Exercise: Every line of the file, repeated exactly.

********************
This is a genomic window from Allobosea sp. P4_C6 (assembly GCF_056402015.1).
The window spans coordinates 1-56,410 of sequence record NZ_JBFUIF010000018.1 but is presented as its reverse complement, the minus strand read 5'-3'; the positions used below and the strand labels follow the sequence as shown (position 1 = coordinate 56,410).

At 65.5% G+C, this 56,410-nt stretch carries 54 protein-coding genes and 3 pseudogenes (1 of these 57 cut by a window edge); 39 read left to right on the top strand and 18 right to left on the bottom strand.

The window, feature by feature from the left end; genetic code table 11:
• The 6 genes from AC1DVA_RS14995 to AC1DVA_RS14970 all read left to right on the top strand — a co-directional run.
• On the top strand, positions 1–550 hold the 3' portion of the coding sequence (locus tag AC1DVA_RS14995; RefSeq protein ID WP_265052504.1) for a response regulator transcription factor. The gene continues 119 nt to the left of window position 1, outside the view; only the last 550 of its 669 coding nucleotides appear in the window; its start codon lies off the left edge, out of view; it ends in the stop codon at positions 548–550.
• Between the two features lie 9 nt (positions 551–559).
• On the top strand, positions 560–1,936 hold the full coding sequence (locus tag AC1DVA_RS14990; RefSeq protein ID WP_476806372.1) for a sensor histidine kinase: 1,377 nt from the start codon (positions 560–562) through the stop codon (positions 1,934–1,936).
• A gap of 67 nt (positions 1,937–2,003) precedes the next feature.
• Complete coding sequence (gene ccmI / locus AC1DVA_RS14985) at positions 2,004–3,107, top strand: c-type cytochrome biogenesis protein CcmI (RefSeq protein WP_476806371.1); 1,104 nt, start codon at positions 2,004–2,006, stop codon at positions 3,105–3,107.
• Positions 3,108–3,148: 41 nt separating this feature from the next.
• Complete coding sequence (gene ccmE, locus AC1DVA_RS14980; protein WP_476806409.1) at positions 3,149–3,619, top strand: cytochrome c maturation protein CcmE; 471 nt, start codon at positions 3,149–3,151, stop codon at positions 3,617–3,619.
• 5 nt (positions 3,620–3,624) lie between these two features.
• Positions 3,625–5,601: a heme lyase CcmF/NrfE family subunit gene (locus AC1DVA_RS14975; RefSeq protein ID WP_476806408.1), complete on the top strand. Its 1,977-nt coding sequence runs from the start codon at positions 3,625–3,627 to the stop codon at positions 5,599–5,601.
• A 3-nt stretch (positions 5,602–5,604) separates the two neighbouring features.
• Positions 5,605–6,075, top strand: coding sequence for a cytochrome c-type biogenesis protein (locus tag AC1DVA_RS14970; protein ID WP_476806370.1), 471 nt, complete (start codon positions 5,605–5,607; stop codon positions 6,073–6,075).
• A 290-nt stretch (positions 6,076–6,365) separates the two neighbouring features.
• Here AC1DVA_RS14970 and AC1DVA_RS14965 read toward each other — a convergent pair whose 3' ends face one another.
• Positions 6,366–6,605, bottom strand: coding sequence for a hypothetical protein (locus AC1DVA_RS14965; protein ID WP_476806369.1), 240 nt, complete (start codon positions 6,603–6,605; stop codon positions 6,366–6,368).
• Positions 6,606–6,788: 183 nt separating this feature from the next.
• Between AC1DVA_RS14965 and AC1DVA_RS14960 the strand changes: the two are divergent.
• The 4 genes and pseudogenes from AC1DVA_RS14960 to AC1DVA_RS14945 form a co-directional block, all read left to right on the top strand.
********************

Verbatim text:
This is a genomic window from Allobosea sp. P4_C6 (assembly GCF_056402015.1).
The window spans coordinates 1-56,410 of sequence record NZ_JBFUIF010000018.1 but is presented as its reverse complement, the minus strand read 5'-3'; the positions used below and the strand labels follow the sequence as shown (position 1 = coordinate 56,410).

At 65.5% G+C, this 56,410-nt stretch carries 54 protein-coding genes and 3 pseudogenes (1 of these 57 cut by a window edge); 39 read left to right on the top strand and 18 right to left on the bottom strand.

The window, feature by feature from the left end; genetic code table 11:
• The 6 genes from AC1DVA_RS14995 to AC1DVA_RS14970 all read left to right on the top strand — a co-directional run.
• On the top strand, positions 1–550 hold the 3' portion of the coding sequence (locus tag AC1DVA_RS14995; RefSeq protein ID WP_265052504.1) for a response regulator transcription factor. The gene continues 119 nt to the left of window position 1, outside the view; only the last 550 of its 669 coding nucleotides appear in the window; its start codon lies off the left edge, out of view; it ends in the stop codon at positions 548–550.
• Between the two features lie 9 nt (positions 551–559).
• On the top strand, positions 560–1,936 hold the full coding sequence (locus tag AC1DVA_RS14990; RefSeq protein ID WP_476806372.1) for a sensor histidine kinase: 1,377 nt from the start codon (positions 560–562) through the stop codon (positions 1,934–1,936).
• A gap of 67 nt (positions 1,937–2,003) precedes the next feature.
• Complete coding sequence (gene ccmI / locus AC1DVA_RS14985) at positions 2,004–3,107, top strand: c-type cytochrome biogenesis protein CcmI (RefSeq protein WP_476806371.1); 1,104 nt, start codon at positions 2,004–2,006, stop codon at positions 3,105–3,107.
• Positions 3,108–3,148: 41 nt separating this feature from the next.
• Complete coding sequence (gene ccmE, locus AC1DVA_RS14980; protein WP_476806409.1) at positions 3,149–3,619, top strand: cytochrome c maturation protein CcmE; 471 nt, start codon at positions 3,149–3,151, stop codon at positions 3,617–3,619.
• 5 nt (positions 3,620–3,624) lie between these two features.
• Positions 3,625–5,601: a heme lyase CcmF/NrfE family subunit gene (locus AC1DVA_RS14975; RefSeq protein ID WP_476806408.1), complete on the top strand. Its 1,977-nt coding sequence runs from the start codon at positions 3,625–3,627 to the stop codon at positions 5,599–5,601.
• A 3-nt stretch (positions 5,602–5,604) separates the two neighbouring features.
• Positions 5,605–6,075, top strand: coding sequence for a cytochrome c-type biogenesis protein (locus tag AC1DVA_RS14970; protein ID WP_476806370.1), 471 nt, complete (start codon positions 5,605–5,607; stop codon positions 6,073–6,075).
• A 290-nt stretch (positions 6,076–6,365) separates the two neighbouring features.
• Here AC1DVA_RS14970 and AC1DVA_RS14965 read toward each other — a convergent pair whose 3' ends face one another.
• Positions 6,366–6,605, bottom strand: coding sequence for a hypothetical protein (locus AC1DVA_RS14965; protein ID WP_476806369.1), 240 nt, complete (start codon positions 6,603–6,605; stop codon positions 6,366–6,368).
• Positions 6,606–6,788: 183 nt separating this feature from the next.
• Between AC1DVA_RS14965 and AC1DVA_RS14960 the strand changes: the two are divergent.
• The 4 genes and pseudogenes from AC1DVA_RS14960 to AC1DVA_RS14945 form a co-directional block, all read left to right on the top strand.